Being Human Episode (4×07) Review – “Gallows Humor”



This Week Being Human Tackles Some Important Topics, But Failed to Connect

All season long the Being Human crew has dealt with the fallout from the bad decisions they made last season. Sally dabbling in things she doesn’t understand is about to unmake the world (according to Donna), Aidan’s merry-go-round with his sobriety, and Josh’s denial of his wolf have all led them to where they are now. When we last saw them Sally’s kid brother Robbie died thanks to Lil’ Smokie, Aidan fell off the wagon in a big way mere moments after begging Suzana to be his new sponsor, and Nora discovered Josh’s infidelity. Things were looking bleak for our friends, and they didn’t get any sunnier this week. So let’s discuss episode 407, “Gallows Humor.”

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“The magic didn’t make you like it and it didn’t make you lie to me.” Josh and Nora are still struggling with Josh’s indiscretion, but unfortunately Robbie’s death forces them to put a hold on dealing with their marital issues. Josh and Nora have been through a lot recently, so it’s no surprise that they would hit a bump in the road. What is shocking is that good, loyal Josh would be unfaithful to anyone, but especially Nora. Ever since Aidan cut Josh out from his wolf following Sally’s spell, it was obvious that there would be consequences. Stunned by his actions, Josh believes this to be the case and thinks that if magic messed him up, then magic can fix him. By the end of the episode after Josh nearly forces himself on Nora it becomes crystal clear that his problems go beyond what the two of them can handle. Now that Nora has moved out, Josh should have all the time he needs to figure things out. The manner in which the writers handled this was beautifully done, and felt real. Josh suffers from the same disease as Aidan and Sally. They keep denying their the makers of their own problems, and this causes them to make matters worse. Now that Josh has lost the one thing that matters most to him in the world, it will be interesting to see what lengths he goes to in order to put things right.

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Nora: Find a way to deal with you, Josh, because I can’t.

“My strength is your strength.” Last week Sally’s brother Robbie died, and this week Sally spends the entire episode trying to resurrect him from the dead despite what happened the last time she did something like that. Realizing she doesn’t have the right spell, Sally pulls Donna into the land of the living. This was a nice way to wrap up Donna’s story, and allow viewers to learn more about the deceitful witch. In the episode we learned that Donna did indeed get executed for witchcraft, but was later revived by witches who wanted to complete their coven. At first I groaned because I knew this would sound appealing to Sally, but once Donna revealed that another woman was sacrificed so she could come back from the dead, Sally turned down the idea. For a little while… All episode long Sally tried to find a way to undo what was done, but she never gave thought to what her brother wanted. In fact, she never spent any real time with him at all. Robbie was a guy who never got anything right and believed he was a disappointment to his family. As boring as I felt this storyline was, I did enjoy the twist of Robbie leaving the house and giving up his second chance of life.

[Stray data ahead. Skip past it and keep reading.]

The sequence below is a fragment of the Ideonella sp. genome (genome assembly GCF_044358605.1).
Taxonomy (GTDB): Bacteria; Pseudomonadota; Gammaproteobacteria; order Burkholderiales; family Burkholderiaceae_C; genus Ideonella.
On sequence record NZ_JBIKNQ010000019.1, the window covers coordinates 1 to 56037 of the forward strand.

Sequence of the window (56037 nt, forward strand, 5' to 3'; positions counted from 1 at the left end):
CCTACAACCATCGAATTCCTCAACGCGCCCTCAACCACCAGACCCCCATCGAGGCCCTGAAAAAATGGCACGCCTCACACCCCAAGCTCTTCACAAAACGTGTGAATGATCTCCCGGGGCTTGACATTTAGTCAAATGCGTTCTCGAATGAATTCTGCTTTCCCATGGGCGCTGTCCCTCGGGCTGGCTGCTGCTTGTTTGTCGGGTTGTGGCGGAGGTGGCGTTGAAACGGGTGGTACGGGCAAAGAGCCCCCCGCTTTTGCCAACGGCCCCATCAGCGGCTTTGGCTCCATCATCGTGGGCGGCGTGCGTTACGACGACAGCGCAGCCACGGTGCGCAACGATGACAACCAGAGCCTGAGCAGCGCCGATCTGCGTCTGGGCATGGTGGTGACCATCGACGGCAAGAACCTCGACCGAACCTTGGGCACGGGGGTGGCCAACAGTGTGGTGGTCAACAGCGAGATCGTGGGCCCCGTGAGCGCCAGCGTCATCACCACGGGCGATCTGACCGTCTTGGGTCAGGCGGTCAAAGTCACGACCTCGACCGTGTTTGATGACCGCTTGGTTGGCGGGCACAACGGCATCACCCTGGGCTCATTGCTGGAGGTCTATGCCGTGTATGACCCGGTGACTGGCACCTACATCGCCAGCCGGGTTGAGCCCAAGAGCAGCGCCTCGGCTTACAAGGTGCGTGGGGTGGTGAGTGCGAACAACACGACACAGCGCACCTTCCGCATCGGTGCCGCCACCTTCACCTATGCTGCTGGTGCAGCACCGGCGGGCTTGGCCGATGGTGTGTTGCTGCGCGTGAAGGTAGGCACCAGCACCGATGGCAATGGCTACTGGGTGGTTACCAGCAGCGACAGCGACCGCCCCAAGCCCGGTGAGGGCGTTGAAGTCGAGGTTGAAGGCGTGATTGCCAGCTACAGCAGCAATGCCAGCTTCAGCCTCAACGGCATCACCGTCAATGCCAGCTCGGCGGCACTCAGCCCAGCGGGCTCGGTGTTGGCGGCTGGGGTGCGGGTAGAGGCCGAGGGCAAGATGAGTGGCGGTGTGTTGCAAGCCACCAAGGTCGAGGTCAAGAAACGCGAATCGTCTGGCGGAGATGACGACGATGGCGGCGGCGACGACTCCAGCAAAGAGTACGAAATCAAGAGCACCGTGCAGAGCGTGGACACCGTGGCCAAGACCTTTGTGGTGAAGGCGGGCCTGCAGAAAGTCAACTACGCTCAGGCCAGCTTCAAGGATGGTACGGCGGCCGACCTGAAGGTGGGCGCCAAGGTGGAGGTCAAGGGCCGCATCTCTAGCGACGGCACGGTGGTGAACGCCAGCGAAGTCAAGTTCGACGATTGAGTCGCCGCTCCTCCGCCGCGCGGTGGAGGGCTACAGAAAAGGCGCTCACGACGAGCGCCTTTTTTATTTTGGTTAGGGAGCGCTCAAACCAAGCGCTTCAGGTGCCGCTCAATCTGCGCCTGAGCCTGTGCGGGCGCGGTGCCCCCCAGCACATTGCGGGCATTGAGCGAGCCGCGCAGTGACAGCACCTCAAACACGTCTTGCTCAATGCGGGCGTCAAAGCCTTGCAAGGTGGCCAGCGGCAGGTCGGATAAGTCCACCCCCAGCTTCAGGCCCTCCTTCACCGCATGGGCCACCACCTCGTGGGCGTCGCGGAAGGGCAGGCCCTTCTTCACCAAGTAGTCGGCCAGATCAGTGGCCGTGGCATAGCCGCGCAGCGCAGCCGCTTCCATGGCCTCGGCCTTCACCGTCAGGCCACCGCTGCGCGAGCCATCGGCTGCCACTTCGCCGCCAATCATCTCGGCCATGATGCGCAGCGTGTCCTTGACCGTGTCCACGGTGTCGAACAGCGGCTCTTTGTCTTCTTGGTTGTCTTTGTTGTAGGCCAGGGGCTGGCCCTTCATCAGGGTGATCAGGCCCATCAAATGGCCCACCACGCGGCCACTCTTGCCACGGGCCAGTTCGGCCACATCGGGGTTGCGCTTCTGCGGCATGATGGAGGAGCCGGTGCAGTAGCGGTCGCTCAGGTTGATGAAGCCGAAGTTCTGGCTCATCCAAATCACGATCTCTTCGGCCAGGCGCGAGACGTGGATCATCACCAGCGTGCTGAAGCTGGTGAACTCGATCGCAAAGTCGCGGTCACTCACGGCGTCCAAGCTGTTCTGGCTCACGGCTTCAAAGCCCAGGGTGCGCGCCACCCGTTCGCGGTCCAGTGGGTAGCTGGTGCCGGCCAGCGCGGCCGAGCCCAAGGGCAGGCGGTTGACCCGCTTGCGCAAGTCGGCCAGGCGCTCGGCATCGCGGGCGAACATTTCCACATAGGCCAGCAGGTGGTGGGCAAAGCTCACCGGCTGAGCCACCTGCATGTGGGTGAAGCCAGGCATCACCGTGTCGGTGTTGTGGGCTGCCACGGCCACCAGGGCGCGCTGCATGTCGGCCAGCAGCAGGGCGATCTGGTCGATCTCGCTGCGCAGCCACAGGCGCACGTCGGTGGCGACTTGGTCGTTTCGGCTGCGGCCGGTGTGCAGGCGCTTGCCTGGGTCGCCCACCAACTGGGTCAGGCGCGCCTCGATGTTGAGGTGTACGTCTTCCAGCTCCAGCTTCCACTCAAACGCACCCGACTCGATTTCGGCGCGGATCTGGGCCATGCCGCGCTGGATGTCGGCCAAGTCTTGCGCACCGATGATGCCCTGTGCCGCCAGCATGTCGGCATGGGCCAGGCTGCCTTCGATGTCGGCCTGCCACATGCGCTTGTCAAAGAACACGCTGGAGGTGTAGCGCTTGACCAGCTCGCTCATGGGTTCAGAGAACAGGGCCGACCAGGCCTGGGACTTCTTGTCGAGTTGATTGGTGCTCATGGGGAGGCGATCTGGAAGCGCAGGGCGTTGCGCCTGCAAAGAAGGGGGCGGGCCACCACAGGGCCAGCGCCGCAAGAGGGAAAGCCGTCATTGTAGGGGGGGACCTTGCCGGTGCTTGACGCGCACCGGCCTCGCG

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Sally: Bye, Donna! You were one bad-ass bitch.

“If you want to turn this into a game, that’s fine with me. I’m strong, I’m in this, and I have no other place to be.” When the episode wasn’t boring us to death with Sally’s temporal road trip with Donna, and Josh and Nora’s marital woes while dealing with a character no one cares about, Aidan got forced into vampire rehab. Last week when Aidan decided to jump into Suzana’s abstinence program I knew it wouldn’t be long before he slipped up, but I never thought it would be immediately after. If he had just had a sip it would have been bad enough, but Aidan ate the whole kit and caboodle. RIP Jane Doe who looked eerily similar to Suzana! After feeding Aidan some spiked blood, Suzana cuffed him to a sink and began to detox Aidan. I don’t know what was worse, the fact Aidan began taunting Suzana about all of the gruesome ways he’s killed over the centuries, or Suzana being guilted into confessing she killed their little boy. The heart-wrenching way Aidan broke down upon hearing the news was the best scene in the episode, but one scene does not an episode make. Now that Aidan decided not to avenge their son by staking Suzana, I wonder how the two will manage to go one from here.

SyFy’s Being Human has always been entertaining thanks to all off the supernatural hijinks that come about with a vampire, two werewolves, and a ghost shacking up under one roof. Over the past three seasons the writers have done a wonderful job equating monsters striving to be human and the monster that lives within us all. In the past, one of my favorite parts of the series were the great voiceovers that opened the show, but the writers unfortunately got rid of that last season. Though I was disappointed at first, it was ok because the season’s theme always resonated throughout each episode. That still happened in this week’s episode, yet the balance the show previously held wasn’t maintained in “Gallows Humor.” As intriguing as adultery, death, and addiction can be, it’s a little too much to cram them all in one episode and remove the comic relief that normally pops up during the course of each episode. What’s the point of watching a show about monsters if they’re not acting like one? (Aidan’s kill list excluded.)